Sales of digital games such as Angry Birds are forecast to soar to US$3.2 billion (Dh11.75bn) in the Middle East and Africa, partly due to the high smartphone use in countries such as the UAE.
Digital games include those downloaded or streamed online for use on PCs, consoles, mobile phones and tablets.
Sales of such titles in this region are forecast to grow by 29 per cent a year, far ahead of the global average of 17 per cent, according to the research company Ovum.
The firm’s Digital Games Forecast 2011-2016 predicts that the market for such games in the Middle East and Africa is set to grow from $900 million this year to $3.2bn in 2016.
Mark Little, an analyst in London for Ovum, said the popularity of smartphones was a major driver of digital games in the region.
“The increased penetration of smartphones in the Middle East, and feature phones in Africa, support quite a steep growth in games,” said Mr Little.
However, he acknowledged that growth was forecast to be stronger in this region because it was starting at a lower base.
Casual games such as Angry Birds, which can be downloaded on to devices such as the Apple iPhone, is the primary driver of revenue growth globally, said Mr Little.
“It’s not just the hard-core gamer any more. Those casual-type games are finding their way on to phones … through streaming services and downloads,” he said.
“Publishers are finding that digital distribution is delivering a host of other benefits. These include boosting margins from 20 to 30 per cent on boxed games, to 50 to 75 per cent on digital.”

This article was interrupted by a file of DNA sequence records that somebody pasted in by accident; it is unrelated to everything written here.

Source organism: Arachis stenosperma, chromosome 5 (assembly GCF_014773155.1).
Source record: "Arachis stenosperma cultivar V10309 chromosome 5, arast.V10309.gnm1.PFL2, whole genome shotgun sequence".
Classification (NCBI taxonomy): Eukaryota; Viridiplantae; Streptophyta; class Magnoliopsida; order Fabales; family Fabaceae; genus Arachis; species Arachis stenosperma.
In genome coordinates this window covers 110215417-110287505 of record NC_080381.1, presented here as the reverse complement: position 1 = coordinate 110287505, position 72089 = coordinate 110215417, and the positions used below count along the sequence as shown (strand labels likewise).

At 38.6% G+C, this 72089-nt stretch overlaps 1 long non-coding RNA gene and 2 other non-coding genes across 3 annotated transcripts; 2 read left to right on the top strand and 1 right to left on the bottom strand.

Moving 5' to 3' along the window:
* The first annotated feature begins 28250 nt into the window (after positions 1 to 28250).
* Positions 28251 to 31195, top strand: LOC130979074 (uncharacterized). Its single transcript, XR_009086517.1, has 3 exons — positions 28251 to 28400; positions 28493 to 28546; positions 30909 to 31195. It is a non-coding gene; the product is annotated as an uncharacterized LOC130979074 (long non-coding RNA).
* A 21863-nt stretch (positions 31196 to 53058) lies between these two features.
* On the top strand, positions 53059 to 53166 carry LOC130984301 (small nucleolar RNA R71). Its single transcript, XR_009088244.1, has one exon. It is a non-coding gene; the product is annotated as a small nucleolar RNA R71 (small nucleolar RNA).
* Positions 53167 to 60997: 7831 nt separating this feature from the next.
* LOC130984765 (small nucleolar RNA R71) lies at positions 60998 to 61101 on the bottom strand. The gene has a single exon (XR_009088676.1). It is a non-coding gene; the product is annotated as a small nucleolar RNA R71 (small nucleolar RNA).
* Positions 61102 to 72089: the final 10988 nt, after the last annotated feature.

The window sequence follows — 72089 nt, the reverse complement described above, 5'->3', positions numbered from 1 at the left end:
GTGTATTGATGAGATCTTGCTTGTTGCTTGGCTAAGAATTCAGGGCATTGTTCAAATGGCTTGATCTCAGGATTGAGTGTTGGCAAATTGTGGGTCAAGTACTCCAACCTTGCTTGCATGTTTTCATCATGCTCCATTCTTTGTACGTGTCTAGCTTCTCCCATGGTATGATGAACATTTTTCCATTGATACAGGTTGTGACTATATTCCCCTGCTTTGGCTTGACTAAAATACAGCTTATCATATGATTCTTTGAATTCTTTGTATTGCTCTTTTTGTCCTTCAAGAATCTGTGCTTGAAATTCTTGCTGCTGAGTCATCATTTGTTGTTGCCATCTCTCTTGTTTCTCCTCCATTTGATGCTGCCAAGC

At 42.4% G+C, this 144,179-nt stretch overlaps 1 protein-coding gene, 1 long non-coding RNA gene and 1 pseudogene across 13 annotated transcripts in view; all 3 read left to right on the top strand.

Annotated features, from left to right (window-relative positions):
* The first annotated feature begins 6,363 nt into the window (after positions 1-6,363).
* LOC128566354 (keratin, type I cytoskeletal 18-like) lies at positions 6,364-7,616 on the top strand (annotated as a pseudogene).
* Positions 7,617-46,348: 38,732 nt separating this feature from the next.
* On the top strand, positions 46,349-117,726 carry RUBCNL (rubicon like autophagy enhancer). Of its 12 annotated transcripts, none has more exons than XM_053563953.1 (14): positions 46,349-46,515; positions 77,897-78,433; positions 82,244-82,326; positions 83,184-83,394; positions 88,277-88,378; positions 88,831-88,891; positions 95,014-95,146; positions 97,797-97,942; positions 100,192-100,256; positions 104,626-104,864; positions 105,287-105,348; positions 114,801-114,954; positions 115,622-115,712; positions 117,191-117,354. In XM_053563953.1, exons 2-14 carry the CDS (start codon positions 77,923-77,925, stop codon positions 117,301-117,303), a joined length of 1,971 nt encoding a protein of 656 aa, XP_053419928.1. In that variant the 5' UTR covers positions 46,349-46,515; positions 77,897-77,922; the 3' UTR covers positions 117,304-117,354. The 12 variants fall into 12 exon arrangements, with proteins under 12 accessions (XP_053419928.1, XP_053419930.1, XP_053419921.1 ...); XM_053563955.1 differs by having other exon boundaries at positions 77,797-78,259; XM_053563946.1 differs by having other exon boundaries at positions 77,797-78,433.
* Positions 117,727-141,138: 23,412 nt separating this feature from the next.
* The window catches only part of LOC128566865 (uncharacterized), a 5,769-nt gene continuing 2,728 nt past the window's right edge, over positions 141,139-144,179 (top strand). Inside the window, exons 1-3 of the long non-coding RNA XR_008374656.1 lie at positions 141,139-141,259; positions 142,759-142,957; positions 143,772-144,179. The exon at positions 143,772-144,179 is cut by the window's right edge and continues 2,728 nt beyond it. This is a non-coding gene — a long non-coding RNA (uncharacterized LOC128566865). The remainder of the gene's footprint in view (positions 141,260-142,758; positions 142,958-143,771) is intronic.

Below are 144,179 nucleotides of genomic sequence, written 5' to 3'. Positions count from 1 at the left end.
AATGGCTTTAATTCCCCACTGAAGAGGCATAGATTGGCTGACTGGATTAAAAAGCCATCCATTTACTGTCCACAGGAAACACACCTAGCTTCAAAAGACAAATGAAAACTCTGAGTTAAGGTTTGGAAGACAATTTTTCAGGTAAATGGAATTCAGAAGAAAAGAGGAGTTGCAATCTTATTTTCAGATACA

Karim Sabbagh, a senior partner at the consultancy Booz & Company, agreed that the digital gaming market in the Middle East and Africa would “grow ahead of the global average”.
He cited reasons including wider economic growth, the relative immaturity of the broadband infrastructure, and the large youth population in the region.
Yet gaming experts said the rise of digital games should not be exaggerated.
“You can dream of another hit like Angry Birds, but what are the chances?,” said Mahmoud Ali Khasawneh, the chief executive of the gaming company Quirkat, based in Jordan. “People think it’s easier because Angry Birds did so well, but it’s not true.”
Quirkat is a “multi-platform” developer, and creates games for consoles, social media sites and online download. It is about to release a digital game called Mena Speed, available for download on the PlayStation Network, in which players can race around Arab cities such as Dubai and Kuwait.
Abu Dhabi is host to a growing number of gaming companies. At the beginning of this year, Abu Dhabi Media – which owns and publishes The National- launched its own gaming division, Karkadann Games.
And last month the French firm Ubisoft, the developer of hit games such as Assassin’s Creed, is setting up a games studio at the capital’s twofour54 media zone.
The company will join two Arabic online gaming companies, Tahadi Games and Jawaker, in which twofour54 recently invested more than $2.5m for minority stakes.
Wayne Borg, the deputy chief executive and the chief operating officer at twofour54, said gaming was a “key growth sector”.
He said a number of other international gaming companies had “expressed interest” in the Middle East. “We’re talking to those guys at the moment, looking to see how we can best accommodate them and their needs,” he said.